As for the article details, Bensimon (2005) carries the research out on the setting of the University of Southern California. The sample is a the unnamed number of the staff workers questioned through the method of the inquiry framework designed to clear out the attitudes of the staff towards the diversity and equity in their educational establishment. Data analysis strategies are limited to confirming the hypothesis that the white-dominated institutions simply do not admit the existence of discrimination or lack of diversity in them. The findings by Bensimon (2005) prove this hypothesis to be true and imply that organizational learning is the way to change the attitudes of those authorized to influence students’ performance and on-campus activities.
So, being retrieved from a reputable scholarly journal, this article is a reliable source of information for my research. The ideas raised in this paper are connected to the topic of my study as Bensimon (2005) shows the reasons for the issue that I am to study in my research, i. e. the inequality of educational opportunities based on race and the means to fight this inequality. In my research I plan to consider the role of mentoring and leadership opportunities in solving this problem for the specific group of young black males, and the study by Bensimon (2005) offers a great background to develop the further study of my topic.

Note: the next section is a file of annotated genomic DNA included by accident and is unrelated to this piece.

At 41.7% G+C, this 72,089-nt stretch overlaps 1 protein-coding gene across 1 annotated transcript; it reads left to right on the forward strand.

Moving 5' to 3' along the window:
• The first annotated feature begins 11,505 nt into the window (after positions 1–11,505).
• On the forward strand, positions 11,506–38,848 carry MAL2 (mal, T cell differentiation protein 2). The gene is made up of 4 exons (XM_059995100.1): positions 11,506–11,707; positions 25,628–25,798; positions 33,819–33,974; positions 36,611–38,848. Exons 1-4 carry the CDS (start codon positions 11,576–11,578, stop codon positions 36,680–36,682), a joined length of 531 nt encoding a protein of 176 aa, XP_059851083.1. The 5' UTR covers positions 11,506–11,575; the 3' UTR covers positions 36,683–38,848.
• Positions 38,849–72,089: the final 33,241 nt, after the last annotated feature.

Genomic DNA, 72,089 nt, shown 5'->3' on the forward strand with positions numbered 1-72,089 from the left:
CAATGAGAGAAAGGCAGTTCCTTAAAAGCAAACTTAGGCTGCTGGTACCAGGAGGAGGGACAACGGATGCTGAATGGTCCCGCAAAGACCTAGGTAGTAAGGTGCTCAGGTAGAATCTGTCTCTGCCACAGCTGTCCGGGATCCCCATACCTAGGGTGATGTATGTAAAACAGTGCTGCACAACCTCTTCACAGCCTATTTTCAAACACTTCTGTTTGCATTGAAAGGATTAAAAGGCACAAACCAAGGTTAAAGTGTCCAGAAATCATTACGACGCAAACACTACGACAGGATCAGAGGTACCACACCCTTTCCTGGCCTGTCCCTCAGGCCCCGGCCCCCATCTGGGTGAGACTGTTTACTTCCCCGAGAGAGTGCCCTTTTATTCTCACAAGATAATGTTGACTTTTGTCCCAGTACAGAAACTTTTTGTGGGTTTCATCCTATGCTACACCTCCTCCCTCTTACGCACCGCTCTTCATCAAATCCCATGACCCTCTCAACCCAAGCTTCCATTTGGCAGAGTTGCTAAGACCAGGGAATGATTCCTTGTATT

The paper by Brown and Dancy (2006) is a rather specific account on the topic of my further research. This paper inquires about the issues that influence the young African American males in their reluctance or inability to graduate, or even to enroll, from the higher educational establishments like colleges and universities. The nature of the paper, i. e. its being a literature review with the additions of statistical data, makes the knowledge presented in it completely normative and research-based. The major topic of this paper, aimed, according to its authors, at making the conversation about the racial educational inequalities more informative, is the consideration of different factors that impact young African Americans in their choices of postsecondary education or rejecting it. The factors discussed are proposed by numerous scholars including Allen (1988), Smedley, Myers, & Harrell (1993) et al.